10 July 2008

Rising Fuel Prices

A recent study by the CSIRO in Australia, Fuel For Thought, suggests that fuel (petrol) could reach AUD 8 per litre within ten years. This is expected to add about AUD 220 per week to the expenses of anyone running a medium sized car by 2018. This rapid rise is premised on an ever-decreasing supply in a time of ever-increasing demand. Simple economics really.

It would therefore make sense that now is a good time for investment in cars that are more fuel efficient and perhaps even into alternative fuels. It is much more than just reducing our carbon footprints and saving the world from a self-induced inferno. There is a genuine need for us to innovate with respect to energy in order to survive.

Once we have burned all our fossil fuel supplies and we have drilled every where there is to extract each and every last drop of the black gold, then what? Then what will be our chance to see Darwinian theory up close and personal, as only the fittest will survive!

Perhaps the report is not all gloom and doom, but it certainly does not paint a rosey picture of the future. There are a lot of assumptions and theorizing in the report that seems to require certain things to happen and certain times and quite often simultaneously in order to make the numbers work.

In a move to alternative fuels such as ethanol from maize there are inherent problems. One such problem has already come to the fore. More people are planting maize and selling it to fuel producers because they get a better price for it. This means that there is less maize in the market place and there will ultimately be food shortages which in turn drive up the cost of foodstuffs generally. Pressure from another angle.

These pressures will increase as the world reaches the peak oil limit. Peak oil simply is where production rises to a peak and then begins to decrease as no new reserves come on line or are discovered.

What is clear is that we should expect an increase in the price of petrol at the pump.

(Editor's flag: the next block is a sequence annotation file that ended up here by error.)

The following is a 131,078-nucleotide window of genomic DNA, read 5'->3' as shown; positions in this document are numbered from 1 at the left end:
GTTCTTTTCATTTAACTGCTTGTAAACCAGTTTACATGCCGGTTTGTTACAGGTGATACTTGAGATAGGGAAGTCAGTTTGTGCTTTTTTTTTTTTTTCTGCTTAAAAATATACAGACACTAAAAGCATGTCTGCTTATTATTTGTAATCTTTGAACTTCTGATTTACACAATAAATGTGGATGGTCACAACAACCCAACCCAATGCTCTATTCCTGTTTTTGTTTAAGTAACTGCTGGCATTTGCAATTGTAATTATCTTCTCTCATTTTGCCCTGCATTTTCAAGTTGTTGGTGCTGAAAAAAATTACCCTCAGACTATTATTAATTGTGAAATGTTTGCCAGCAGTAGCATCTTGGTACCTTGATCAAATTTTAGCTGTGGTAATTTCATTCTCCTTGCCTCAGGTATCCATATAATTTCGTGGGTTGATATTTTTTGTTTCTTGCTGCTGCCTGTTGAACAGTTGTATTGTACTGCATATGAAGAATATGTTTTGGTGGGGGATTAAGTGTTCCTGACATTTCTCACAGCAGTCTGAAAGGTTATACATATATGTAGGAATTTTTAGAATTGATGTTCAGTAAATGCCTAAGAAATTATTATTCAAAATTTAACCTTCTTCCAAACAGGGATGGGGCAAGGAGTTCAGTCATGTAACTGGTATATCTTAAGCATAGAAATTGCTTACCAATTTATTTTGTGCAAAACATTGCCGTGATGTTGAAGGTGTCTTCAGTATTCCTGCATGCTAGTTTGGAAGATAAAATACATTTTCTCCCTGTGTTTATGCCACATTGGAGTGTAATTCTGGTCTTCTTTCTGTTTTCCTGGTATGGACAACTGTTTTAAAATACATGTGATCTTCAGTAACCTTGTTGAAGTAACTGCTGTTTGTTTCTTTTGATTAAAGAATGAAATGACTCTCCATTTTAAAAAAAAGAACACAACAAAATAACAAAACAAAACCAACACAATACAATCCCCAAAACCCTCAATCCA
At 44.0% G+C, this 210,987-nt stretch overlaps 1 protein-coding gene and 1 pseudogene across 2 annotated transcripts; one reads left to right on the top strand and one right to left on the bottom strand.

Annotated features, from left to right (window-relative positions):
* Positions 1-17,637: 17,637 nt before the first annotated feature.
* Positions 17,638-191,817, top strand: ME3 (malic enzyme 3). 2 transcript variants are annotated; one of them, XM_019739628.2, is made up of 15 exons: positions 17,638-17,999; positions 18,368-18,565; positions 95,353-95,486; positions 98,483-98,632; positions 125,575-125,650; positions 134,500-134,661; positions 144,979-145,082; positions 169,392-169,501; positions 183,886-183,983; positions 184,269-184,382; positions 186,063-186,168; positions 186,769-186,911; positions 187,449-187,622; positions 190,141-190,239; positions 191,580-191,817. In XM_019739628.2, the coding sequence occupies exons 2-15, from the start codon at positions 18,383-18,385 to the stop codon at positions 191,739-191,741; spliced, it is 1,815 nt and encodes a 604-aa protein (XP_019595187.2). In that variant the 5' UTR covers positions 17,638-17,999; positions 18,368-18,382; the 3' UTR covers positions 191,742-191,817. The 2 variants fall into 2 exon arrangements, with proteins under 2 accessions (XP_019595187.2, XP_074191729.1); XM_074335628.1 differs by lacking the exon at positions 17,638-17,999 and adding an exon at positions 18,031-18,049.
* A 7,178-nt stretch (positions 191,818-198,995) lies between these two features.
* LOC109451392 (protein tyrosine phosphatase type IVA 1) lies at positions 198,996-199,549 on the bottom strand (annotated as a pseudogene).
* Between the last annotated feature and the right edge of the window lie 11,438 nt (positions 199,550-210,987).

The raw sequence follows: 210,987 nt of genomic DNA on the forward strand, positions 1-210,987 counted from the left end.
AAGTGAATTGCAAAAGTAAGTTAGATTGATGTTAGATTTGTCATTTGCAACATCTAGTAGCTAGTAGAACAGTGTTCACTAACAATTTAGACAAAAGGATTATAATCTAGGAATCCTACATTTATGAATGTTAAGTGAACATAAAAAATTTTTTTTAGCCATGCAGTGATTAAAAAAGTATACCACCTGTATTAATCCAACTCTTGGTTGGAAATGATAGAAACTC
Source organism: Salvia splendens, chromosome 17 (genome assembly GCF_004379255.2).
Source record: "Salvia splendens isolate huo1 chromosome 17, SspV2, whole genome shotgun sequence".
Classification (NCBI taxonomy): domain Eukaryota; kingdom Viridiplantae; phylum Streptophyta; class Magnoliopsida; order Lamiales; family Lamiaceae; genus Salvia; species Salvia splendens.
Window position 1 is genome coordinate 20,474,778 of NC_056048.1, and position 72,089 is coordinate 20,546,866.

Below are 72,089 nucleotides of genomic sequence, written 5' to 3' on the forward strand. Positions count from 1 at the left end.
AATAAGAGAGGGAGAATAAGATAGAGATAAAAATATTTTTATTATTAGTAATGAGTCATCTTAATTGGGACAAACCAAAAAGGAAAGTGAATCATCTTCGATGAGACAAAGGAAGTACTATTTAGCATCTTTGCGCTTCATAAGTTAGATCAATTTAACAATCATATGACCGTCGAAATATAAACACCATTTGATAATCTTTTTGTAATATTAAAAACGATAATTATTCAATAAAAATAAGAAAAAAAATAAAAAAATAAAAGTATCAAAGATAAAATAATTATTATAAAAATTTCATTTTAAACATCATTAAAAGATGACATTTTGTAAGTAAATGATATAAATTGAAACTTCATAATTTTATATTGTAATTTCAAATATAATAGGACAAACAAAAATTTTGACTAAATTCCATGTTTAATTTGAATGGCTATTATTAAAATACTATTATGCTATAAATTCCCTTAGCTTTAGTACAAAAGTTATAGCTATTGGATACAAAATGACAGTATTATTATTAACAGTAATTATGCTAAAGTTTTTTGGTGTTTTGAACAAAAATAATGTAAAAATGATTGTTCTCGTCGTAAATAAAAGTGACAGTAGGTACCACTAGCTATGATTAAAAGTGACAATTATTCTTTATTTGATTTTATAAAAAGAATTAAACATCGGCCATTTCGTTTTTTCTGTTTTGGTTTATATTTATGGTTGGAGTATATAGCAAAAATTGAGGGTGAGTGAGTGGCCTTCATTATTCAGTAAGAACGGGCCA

The report deals with the impacts in Australia. I might have to write a post on how peak oil might play out in the very inefficient Indonesian setting. It is scary just to think about as oil is still heavily subsidized here. The photo was taken from here.


Katadia said...

Hi Rob. My first time here. :)

I never ever used those shop-a-docket to get fuel discounts. Now, I've been collecting points on this reward cards from Woolworths.

My car (a sedan holden barina) is pretty fuel efficient. But with two car seats for the babies at the back, nothing else fits. Thank God my Indonesian genes gave me relatively short legs. Otherwise I'd have to drive around with my legs up the steering wheel.

I want cheap family sized fuel effiecient cars. Public transpot is just a nighmare with my toddler and infant :)

GJ said...

Hi Rob biofuels from maize have their prolems, one which you stated, but also maize is an inefficient way compared to sugarcane. This is purely US centric thinking to use maize, the world should look at the best way to produce biofuels and leave food production areas alone. This could be achieve via a tax regime in which the procedes could be spent on alternatives.
Just some limit wisdom from me

Rob Baiton said...


I have seen you commenting elsewhere :D

Thanks for finally dropping by and leaving a comment!

I used to own a barina harchback there for a while. I would imagine a toddler and an infant is no doubt a challenge. I guess once the kids get a little bigger then maybe public transport might be an option.

I would imagine that even with shopper dockets that fuel will ultimately become a luxury and people will be forced onto public transport.


As always on the money. Maize or corn for the rest of us has problems.

I was really pondering the idea that fossil fuels run out and we have been messing around on the idea of exploring alternatives and we miss the boat -- very Mad Max-ish don't ya think?

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